Real-World Use of Risdiplam for the Treatment of Spinal Muscular Atrophy (SMA) in Infants Under 2 Months of Age in the US


Clinical Management

Poster Number: S105


Sheila Shapouri, PharmD, MS, Genentech, Inc., Selina Tam, PharmD, Genentech, Inc., Dalia Moawad, Genentech, Inc., Susan Edwards, F. Hoffmann-La Roche Ltd, Cynthia Campos, PHAR (Partnership for Health Analytic Research), LLC, Irina Yermilov, PHAR (Partnership for Health Analytic Research), LLC, Travis Dickendesher, PhD, Genentech, Inc

Risdiplam (EVRYSDI®) is a once-daily, orally administered, survival of motor neuron 2 (SMN2) pre-mRNA splicing modifier approved by the US Food and Drug Administration (FDA) to treat pediatric and adult patients with SMA. Early diagnosis of SMA has increased due to prenatal and newborn screening and treatment should be administered as early as possible to preserve motor neurons. In May 2022, the FDA approved a label extension for risdiplam to treat infants under 2 months of age based on data from the RAINBOWFISH clinical study (NCT03779334). Analysis of data as they become available will help characterize the real-world experience of risdiplam in infants. Here we describe our ongoing study design.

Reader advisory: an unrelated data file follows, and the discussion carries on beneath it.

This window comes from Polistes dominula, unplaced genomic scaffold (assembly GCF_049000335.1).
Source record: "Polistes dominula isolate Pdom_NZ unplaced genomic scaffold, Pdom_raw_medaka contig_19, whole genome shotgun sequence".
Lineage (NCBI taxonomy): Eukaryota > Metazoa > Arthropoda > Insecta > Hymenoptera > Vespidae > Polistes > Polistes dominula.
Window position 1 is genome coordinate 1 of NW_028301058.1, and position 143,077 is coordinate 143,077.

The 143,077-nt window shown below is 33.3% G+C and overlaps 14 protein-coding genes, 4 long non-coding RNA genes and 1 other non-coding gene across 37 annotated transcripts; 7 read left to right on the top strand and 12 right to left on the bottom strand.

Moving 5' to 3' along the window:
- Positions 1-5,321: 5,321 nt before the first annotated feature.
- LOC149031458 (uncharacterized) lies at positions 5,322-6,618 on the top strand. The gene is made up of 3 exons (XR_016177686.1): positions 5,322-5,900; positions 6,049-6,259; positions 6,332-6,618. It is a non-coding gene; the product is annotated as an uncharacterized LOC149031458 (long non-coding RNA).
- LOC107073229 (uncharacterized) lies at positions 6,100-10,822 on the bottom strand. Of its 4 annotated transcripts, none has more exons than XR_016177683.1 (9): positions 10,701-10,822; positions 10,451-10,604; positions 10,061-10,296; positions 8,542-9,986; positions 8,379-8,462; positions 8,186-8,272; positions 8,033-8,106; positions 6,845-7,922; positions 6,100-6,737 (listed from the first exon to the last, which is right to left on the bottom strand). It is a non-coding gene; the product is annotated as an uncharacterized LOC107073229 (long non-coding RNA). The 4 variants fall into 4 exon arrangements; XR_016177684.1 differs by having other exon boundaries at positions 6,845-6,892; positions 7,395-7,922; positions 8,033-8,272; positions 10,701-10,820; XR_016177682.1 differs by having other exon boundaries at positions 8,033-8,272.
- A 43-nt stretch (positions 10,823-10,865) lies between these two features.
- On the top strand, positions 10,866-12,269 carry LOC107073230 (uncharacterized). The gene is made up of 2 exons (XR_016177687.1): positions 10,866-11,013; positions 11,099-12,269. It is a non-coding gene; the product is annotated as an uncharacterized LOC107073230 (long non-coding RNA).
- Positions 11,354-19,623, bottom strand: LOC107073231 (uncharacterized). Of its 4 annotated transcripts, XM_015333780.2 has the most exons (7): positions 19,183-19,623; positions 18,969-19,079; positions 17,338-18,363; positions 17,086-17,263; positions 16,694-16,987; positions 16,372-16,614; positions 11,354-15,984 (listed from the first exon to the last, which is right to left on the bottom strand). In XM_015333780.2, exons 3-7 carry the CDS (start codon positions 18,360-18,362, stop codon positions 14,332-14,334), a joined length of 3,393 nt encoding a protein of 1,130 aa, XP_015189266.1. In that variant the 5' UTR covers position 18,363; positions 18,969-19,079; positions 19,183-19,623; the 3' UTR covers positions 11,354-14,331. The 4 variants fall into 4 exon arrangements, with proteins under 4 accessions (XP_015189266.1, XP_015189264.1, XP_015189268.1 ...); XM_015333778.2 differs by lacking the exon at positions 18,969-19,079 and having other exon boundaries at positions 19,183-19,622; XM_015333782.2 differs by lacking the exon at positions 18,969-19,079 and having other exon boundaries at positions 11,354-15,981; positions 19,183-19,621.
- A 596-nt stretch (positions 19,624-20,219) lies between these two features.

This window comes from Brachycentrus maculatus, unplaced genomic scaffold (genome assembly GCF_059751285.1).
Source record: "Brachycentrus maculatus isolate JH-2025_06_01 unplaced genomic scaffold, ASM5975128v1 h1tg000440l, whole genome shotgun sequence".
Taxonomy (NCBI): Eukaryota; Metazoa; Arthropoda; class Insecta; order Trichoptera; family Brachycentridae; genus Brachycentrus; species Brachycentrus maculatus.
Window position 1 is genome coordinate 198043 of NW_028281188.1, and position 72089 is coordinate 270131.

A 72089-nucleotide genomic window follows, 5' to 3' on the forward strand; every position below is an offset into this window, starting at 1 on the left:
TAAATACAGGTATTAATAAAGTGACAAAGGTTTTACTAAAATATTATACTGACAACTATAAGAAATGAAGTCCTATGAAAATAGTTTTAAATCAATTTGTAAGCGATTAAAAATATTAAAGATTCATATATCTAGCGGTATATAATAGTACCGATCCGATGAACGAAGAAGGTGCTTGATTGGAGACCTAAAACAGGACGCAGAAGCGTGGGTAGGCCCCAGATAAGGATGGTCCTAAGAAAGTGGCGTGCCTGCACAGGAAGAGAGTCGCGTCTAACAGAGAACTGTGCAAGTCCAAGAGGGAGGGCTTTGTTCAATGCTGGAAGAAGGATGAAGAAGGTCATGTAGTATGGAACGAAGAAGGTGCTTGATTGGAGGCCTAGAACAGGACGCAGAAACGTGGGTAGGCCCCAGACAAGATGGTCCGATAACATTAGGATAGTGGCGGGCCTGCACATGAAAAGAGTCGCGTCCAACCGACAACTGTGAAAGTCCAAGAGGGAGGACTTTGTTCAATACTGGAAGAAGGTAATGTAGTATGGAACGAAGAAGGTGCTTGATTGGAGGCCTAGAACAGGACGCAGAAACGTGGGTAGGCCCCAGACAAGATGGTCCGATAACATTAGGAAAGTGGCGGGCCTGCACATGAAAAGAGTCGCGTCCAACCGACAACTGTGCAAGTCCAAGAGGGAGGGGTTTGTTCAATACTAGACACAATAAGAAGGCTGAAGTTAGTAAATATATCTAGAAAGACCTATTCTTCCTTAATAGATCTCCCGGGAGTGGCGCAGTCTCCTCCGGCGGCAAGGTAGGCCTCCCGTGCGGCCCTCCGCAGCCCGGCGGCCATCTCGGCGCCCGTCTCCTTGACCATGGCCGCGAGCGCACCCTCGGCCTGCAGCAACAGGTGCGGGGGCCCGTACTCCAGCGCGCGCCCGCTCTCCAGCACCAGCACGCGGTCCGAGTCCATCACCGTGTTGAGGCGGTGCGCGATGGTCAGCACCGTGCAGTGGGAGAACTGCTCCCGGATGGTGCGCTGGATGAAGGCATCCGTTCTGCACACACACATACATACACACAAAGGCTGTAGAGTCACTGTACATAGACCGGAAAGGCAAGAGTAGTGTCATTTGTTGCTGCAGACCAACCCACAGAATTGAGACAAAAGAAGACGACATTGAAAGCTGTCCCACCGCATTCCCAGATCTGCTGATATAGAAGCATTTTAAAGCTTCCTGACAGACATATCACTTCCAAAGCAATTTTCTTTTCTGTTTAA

The objective of the study is to characterize the real-world experience of infants with SMA who initiated risdiplam under 2 months of age.

This will be a multicenter, retrospective chart review in the US. Clinical sites with relevant experience will be included in the study. Data to be collected will include baseline demographics (e.g., age, sex, race/ethnicity) and disease characteristics (e.g., diagnosis method, SMN2 copy number, SMA type), when available. Information on risdiplam treatment (e.g., dose of risdiplam administered, age at first dose, time from diagnosis to treatment) and other treatments administered will be captured, as well as safety and effectiveness (e.g. motor skills, feeding and ventilation status) outcomes during the follow-up period, when available.

A better understanding of the real-world use and experience with risdiplam in the newborn population will complement the clinical efficacy and safety data collected from the RAINBOWFISH study.